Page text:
Some sites now offer their own domain-specific URL shorteners (e.g. youtu.be, goo.gl, t.co) that don’t suffer from the same issues. These are more likely to offer the same resilience and stability as the sites themselves. As a user, you’re better off turning to these services where available.

Obfuscation

It’s hard to tell what’s at the end of a shortened link. From a user-interface point of view this can be frustrating. How many times have you followed a link in a tweet to find that it’s actually something you’ve already read? But that lack of visibility can be more than just frustrating, it’s also a possible vector for a phishing attack.

Not everyone pays attention to the URLs they’re visiting, and an unwary user can easily be taken advantage of through a seemingly innocuous shortened link. They’re a great way to hide a phishing site, exploit scripting vulnerabilities, or just avoid spam blocking. (Eric Hellman has created a nice list of “evil uses for URL shorteners.”)

If a URL shortener is hacked, as happened with cli.gs, then once innocuous links can suddenly become spam vectors.

Some services do apply a spam filter to shortened links, while others offer a preview mode or tools to increase visibility of the destination site. However, in the latter case, the user of the link usually has to take some additional action before following a link, making these less than ideal.

Again, domain-specific URL shorteners are likely to be more secure, if not more transparent than third-party services.

Performance

URL shorteners inevitably add overhead, requiring additional DNS lookups and HTTP requests. Domain-specific shorteners suffer in this regard just as much as third-party systems. Waiting for an additional web request can be particularly irritating on patchy mobile connections. For many users it won’t be clear where performance issues lie: Is it the link shortener or the target service that’s slow?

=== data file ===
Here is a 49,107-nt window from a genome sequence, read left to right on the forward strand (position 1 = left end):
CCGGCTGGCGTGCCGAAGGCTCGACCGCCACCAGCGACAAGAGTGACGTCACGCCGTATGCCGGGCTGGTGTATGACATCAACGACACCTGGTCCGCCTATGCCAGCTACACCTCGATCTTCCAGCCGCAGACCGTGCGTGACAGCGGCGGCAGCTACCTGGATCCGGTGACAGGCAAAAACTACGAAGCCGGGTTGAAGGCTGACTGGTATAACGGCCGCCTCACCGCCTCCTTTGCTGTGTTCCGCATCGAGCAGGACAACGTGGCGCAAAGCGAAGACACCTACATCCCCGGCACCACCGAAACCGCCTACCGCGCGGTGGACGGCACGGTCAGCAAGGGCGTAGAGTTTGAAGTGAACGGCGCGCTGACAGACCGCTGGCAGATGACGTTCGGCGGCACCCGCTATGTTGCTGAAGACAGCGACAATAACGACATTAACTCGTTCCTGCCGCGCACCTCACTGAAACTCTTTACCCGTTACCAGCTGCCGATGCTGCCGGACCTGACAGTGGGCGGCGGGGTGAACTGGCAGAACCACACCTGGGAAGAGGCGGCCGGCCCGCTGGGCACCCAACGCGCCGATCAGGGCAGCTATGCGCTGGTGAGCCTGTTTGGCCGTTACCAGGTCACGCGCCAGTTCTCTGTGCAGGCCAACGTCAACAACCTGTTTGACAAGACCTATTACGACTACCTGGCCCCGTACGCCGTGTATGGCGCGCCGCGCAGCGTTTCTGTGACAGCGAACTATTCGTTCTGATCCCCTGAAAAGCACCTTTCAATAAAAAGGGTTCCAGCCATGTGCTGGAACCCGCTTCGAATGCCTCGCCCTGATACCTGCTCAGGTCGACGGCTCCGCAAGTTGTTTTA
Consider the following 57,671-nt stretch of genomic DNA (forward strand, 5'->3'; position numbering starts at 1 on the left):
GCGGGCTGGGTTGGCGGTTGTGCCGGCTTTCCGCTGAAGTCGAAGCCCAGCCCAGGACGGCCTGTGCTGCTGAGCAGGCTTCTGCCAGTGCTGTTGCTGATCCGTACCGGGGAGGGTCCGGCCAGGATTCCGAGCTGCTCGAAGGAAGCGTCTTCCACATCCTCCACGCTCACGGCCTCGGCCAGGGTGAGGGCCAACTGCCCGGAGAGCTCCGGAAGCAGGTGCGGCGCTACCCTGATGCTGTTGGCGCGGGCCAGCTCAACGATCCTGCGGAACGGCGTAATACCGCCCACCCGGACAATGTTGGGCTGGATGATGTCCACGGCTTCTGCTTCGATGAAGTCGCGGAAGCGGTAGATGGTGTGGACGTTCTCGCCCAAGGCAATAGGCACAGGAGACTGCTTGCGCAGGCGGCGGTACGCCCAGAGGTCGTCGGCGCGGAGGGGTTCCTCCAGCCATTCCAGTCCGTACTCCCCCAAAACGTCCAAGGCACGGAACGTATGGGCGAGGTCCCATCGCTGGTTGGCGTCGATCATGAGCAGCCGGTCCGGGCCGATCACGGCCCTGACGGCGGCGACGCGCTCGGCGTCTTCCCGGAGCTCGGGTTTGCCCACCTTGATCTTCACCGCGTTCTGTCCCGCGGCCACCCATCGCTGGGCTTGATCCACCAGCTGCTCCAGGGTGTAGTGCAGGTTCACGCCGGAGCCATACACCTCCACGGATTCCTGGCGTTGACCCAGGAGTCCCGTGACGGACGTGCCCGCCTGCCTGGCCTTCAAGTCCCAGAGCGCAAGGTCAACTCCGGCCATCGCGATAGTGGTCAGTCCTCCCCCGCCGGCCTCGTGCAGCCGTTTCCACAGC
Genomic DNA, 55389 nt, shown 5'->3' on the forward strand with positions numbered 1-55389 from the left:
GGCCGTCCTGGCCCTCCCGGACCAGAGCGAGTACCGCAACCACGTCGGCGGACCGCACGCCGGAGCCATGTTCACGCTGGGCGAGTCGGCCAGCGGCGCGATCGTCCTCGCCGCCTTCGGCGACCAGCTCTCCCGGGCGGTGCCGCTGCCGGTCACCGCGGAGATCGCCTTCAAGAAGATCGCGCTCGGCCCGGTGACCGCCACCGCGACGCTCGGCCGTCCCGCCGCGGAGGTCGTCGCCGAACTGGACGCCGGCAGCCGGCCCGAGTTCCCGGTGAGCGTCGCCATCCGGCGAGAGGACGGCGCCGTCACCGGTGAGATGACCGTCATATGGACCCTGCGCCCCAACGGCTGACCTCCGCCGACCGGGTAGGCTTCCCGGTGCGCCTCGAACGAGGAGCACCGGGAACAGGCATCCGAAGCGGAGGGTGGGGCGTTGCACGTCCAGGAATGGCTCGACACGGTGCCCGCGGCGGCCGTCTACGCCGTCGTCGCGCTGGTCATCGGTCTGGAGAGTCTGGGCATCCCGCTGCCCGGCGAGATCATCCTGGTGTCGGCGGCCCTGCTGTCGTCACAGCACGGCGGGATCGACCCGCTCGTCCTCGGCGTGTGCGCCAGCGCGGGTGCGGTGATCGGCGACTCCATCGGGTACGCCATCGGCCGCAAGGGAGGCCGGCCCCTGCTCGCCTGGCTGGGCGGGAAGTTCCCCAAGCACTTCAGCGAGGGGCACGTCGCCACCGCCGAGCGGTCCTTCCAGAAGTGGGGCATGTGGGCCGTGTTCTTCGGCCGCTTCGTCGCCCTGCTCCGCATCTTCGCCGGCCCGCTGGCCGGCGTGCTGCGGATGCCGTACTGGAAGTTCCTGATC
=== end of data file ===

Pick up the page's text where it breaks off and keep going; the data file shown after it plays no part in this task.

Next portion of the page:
The role URL shorteners play in routing increasingly large chunks of Internet traffic makes their performance significant. It also makes them a highly visible target for denial of service attacks.

(Note: Here’s an interesting dashboard that provides some insight into up-time and performance for a selection of shortening services.)

Privacy

An often overlooked issue with URL shorteners is that they have the ability to track the links you’re following across the web. Several services hand out tracking cookies as links are followed. It’s this facility that underpins the shorteners’ ability to offer usage statistics, although none yet offer the ability to track individual users. But, if you’re the type of person who is concerned about how your Internet usage is being recorded, then this is yet another avenue to consider.

Summing up

In all likelihood, URL shorteners are here to stay. As users and developers of web services we ought to understand when they are and aren’t useful, and what alternatives are available. Domain-specific shortening services avoid many of the issues identified here, but they don’t offer the same cross-site analytics that are the unique selling point of third-party services.

Disclosure: O’Reilly uses bit.ly Pro for its shortened domain, oreil.ly. O’Reilly AlphaTech Ventures (OATV) is also an investor in bit.ly.